Left and right have always been stupid away to look at things. Far better to talk about something turning a direction vs turning another. Clockwise and anti-clockwise make far more physical and less arbitrary sense and we can point at a physical object, and tell them it's spinning clockwise, vs anti-clockwise from their perspective. Even if they turned themselves upside down to look at it, that thing would still be spinning that way. while if they did the same for left and right it would be backward. The problem here and the one that has always made me made about this 'problem' is that it's so simple to skip over it you just stop thinking about Left and Right being important and use terms we can easily define instead.

  15. Are the decay properties of antiuranium really known with certainty? We've obviously never observed the stuff itself (even antihydrogen is incredibly difficult to make and study), and I thought uranium was too large and complex to model precisely at the quantum level.

  16. Perfect. Now that I know how to tell matter from antimatter, I'll never run the risk of accidentally annihilating myself, so long as I have a FRIKIN PARTICLE ACCELERATOR IN MY POCKET!

  17. "you definitely dont wanna shake EITHER hand of an alien made of anti matter"…. love it dude, love it i can stop laughing🤣

  18. btw how the hell do you even wanna comunicate with antis? legit question in my opinion since i dont know how theyd at all be able to receive our messages + they must be heckin far off just cause their home-planet would also have to be made of anti matter and that would kind of reck anyttikg that gets in contact with em right?

  19. I am pretty sure I recently read and watched about how we don't know how antimatter behaves under gravity because we've never produced enough of it and cold enough to observe whether it falls.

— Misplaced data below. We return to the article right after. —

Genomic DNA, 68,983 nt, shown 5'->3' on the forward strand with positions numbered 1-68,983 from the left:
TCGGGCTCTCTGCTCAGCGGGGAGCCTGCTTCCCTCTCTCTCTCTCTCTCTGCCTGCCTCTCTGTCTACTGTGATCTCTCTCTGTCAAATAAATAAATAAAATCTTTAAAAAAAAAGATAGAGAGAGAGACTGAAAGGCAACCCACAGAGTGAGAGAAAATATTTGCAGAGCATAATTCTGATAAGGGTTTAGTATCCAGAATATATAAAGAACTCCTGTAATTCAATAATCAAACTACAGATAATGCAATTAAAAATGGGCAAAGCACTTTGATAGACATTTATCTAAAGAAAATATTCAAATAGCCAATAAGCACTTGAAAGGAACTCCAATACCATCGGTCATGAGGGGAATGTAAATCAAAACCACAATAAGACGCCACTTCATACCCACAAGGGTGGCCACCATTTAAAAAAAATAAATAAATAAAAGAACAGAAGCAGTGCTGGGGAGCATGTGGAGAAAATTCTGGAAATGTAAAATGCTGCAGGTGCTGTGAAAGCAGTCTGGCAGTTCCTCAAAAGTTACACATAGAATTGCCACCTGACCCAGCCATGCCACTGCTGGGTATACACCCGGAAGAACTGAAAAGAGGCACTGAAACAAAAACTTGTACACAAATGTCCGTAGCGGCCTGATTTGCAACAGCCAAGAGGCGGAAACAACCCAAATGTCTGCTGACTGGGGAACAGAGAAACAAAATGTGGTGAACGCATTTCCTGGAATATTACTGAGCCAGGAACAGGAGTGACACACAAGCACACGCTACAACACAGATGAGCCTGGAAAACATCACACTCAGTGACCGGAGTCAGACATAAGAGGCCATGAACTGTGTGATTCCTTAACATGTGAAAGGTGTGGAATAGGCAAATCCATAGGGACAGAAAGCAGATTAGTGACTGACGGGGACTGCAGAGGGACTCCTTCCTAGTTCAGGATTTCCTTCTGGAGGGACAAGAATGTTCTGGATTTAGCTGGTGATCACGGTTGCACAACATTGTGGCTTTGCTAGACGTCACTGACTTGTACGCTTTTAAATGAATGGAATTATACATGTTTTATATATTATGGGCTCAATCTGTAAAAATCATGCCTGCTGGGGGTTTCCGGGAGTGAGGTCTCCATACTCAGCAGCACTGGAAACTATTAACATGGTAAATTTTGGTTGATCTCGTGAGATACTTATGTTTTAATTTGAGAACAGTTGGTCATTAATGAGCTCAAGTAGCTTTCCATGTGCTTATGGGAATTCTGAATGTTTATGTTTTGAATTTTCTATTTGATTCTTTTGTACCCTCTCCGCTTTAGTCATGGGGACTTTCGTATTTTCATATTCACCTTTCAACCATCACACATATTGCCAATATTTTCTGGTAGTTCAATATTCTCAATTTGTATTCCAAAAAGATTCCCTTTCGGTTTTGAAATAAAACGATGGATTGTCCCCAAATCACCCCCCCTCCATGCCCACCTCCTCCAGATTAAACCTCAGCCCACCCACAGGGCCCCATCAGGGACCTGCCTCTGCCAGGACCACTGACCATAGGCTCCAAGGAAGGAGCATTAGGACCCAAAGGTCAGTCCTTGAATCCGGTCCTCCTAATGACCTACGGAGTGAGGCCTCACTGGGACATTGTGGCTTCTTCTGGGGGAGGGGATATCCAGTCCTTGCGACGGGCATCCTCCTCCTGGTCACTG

20. How do we tell that an alien from a far isn't made of anti-matter? They, and/or their stuff, don't just simply explode when in this universe

  21. This isn't true, K0's decay into leptons 100% of the time decays into e+, and K0~ (antiparticle) decay into leptons 100% of the time decays into e-. K0 and K0~ behave exactly as you would expect, you can just flip all the decay particles from matter to antimatter. i.e. K0->pi-ve+ has the exact same probability as K0~->pi+v~e-. Judging from the branching fractions of 20.3% and 20.1% I think this is meant to be about K-long's decays which is correct, K-long decays more often into e+ than e-, but K-long doesn't have an antiparticle.

  22. Left is where the thumb is right…
    Pff
    Left is towards the spin dircetion of the less often K_0 decay product.
    I think I can remember the latter better :D.

  23. Wait. Wait. Wait. Nuclei are chiral??! @1:42 it describes a mirror image uranium nucleus. THAT is my learning from this video. Pretty cool. [My google research finds that you need an unpaired nucleon for this, similar to an unpaired electron.]

  24. Evil chirality is a geometric attribute in which an object can have two images: one on the right and one on the left, irreplaceable; that is, they differ spatially, even if the rest of their properties are identical. An object that exhibits chirality is simply called 'chirus'.

  25. Theoretical physics is likely the only place where you can "simply build a particle accelerator and look at the decays of neutral kaons", and telling which left isn't right is the real problem.

    I fucking love science <3

  26. "Touch something to an object in our solar system. If it goes kaboom, let's just stay radio pals."

    But wait. Wouldn't these also be anti-radio-waves that we would get? Aren't they made of anti-photons? We'd know what their world would be made of from that. Or they could polarize their transmission and then we could tell them what we call that polarization, or we could engage in the same kind of exchange with them.

  27. Or could it be something like "God put some of the other stuff into this universe as a laboratory curiosity for us, but not to build anything that actually matters (pun intended) to us." The Big Bang had right hand English on the ball, and that's it, we can't see past it.

  28. If anti-matter and matter act the same way with their like particles, then how do we know we are not part of the anti-matter universe? Or is that relative to our perspective of anti-matter?

  29. Idk why, but when i first saw the title for the first time i somehow read the ozama problem. Triggered me and now i feel like a retard xD